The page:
RBA Preview: what to expect from this week’s RBA meeting

This month’s RBA meeting will occur on Tuesday, February the 4th at 2.30PM (AEDT).

The economic data that matters:

GDP (YoY)

Unemployment Rate

Wages Growth (YoY)

CPI (YoY)

Retail Sales (YoY)

1.7%

5.1%

2.2%

1.8%

3.2%

What are the key themes to watch out of this RBA meeting?

How have the economic fundamentals changed?

In its last commentary to the market in 2019, the RBA maintained that it sees the Australian economy at a “gentle turning point”, but that it will continue to monitor the efficacy of previous interest rate cuts on economic fundamentals. It flagged that it would be updating its economic projections around this month’s meeting, and would reassess the policy outlook based upon those figures. The markets are expecting that although no change in interest rates ought to be forthcoming at this meeting, the RBA will likely downgrade it guidance for future growth, and acknowledge that further interest rate cuts may be required to see its policy objectives hit.

What will be the impact of coronavirus, bushfires and drought be on the economy?

Adding to its soft fundamentals, the Australian economy is currently experiencing the effects of several negative external shocks. The economic impact of the country’s unprecedented bushfire season is still unknown, but is predicted to almost certain to place some drag on already soft domestic consumption. On top of that, it appears increasingly likely that Australia’s export sensitive sectors will experience some headwinds courtesy of the probable headwinds the unfolding coronavirus pandemic will have on China’s economy. Market participants will be keeping attuned to how the RBA views these risks to the Australian economy’s fundamentals, and whether it may play into its policymaking in the short-to-medium term.

Could the RBA cut interest rates at this meeting?

Following better than expected jobs and inflation data in January, the implied odds of an interest rate cut from the RBA at this month’s meeting dropped to around 10 per cent. This is down from a roughly fifty-fifty odds interest rate traders had been giving in the middle of January. The odds of a rate cut have crept back to around 20 per cent in recent days, as panic builds about the possible economic impact of the coronavirus. However, the consensus view amongst economists and traders alike remains that the RBA will keep policy steady at this meeting, with market pricing suggesting the next cut will likely instead arrive in April.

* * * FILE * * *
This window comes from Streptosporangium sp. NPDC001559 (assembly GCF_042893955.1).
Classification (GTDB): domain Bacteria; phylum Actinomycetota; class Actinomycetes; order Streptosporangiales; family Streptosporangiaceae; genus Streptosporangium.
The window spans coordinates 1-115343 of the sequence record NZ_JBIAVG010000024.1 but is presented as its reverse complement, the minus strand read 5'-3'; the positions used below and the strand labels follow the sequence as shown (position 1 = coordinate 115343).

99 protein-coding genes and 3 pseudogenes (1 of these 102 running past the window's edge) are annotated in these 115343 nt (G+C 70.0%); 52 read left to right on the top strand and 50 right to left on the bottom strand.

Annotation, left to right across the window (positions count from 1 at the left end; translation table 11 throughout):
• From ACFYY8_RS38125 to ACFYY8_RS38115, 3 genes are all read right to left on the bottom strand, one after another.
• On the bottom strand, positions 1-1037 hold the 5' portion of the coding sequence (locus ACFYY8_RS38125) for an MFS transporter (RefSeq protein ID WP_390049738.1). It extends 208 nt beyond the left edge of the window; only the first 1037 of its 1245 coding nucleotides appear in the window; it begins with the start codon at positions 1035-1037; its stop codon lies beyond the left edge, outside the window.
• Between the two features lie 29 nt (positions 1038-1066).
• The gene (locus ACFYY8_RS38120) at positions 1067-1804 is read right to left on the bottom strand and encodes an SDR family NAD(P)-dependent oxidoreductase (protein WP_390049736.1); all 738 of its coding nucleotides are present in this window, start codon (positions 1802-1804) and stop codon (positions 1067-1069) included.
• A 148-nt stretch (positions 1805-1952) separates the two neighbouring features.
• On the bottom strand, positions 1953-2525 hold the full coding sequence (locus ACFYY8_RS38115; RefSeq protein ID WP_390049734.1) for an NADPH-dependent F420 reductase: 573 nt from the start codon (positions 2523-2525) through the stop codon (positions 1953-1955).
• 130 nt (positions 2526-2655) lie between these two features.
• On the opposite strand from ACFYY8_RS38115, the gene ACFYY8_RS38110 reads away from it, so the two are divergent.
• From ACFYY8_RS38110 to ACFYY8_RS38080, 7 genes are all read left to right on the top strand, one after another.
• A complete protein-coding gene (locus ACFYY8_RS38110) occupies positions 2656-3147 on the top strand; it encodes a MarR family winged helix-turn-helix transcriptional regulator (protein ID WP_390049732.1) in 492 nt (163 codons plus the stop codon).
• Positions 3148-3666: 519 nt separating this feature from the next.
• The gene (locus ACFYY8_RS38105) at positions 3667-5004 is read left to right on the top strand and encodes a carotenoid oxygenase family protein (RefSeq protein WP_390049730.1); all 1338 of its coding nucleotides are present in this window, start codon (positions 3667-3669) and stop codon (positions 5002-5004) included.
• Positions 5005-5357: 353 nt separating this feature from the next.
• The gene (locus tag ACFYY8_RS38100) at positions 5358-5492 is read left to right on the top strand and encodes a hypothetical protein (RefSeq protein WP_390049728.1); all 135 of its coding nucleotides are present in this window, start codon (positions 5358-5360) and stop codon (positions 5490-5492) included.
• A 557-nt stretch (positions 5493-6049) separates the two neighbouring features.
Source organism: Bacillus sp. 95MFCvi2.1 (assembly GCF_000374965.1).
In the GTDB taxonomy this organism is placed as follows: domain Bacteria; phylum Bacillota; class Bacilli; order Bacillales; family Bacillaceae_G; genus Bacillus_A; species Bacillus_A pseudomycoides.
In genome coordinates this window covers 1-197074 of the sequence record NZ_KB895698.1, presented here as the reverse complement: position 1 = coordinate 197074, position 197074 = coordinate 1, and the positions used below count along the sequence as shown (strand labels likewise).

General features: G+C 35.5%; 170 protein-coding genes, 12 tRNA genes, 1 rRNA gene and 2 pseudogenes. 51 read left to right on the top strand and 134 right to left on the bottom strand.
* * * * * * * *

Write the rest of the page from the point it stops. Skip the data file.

How could the RBA meeting impact the financial markets?

Australian Dollar

The A-Dollar is presently trading as a proxy for Chinese growth, amidst building concerns about the potential impacts of the coronavirus. Hence, in the short-term, this month’s RBA meeting may have a relatively minor impact on the fortunes of the A-Dollar. The AUD/USD may find itself briefly bid off the back of this meeting, if the RBA indeed keeps interest rates on hold, as markets price-out the approximately 20 per cent chance of a cut at this meeting. Nevertheless, in the bigger picture, given a cut from the RBA in the near future is practically considered a lock, the trend for the AUD/USD remains firmly to the downside.

ASX200

The ASX 200 is swept up in the widespread de-risking occurring in global stock markets. Having recently run to record highs, the ASX200 has declined by over 3 per cent in recent weeks, as the coronavirus outbreak casts doubts over future growth. Investors will out of this RBA meeting be looking for indications that the RBA remains tilted towards a dovish bias. In the absence of strong fundamentals, the ASX200 has been driven to its recent highs simultaneously by improved global sentiment, and the prospect of lower domestic interest rates in the future. Ongoing strength in Australian stocks will rely on the RBA maintaining policy support to the economy, and keeping risk-free rates low.


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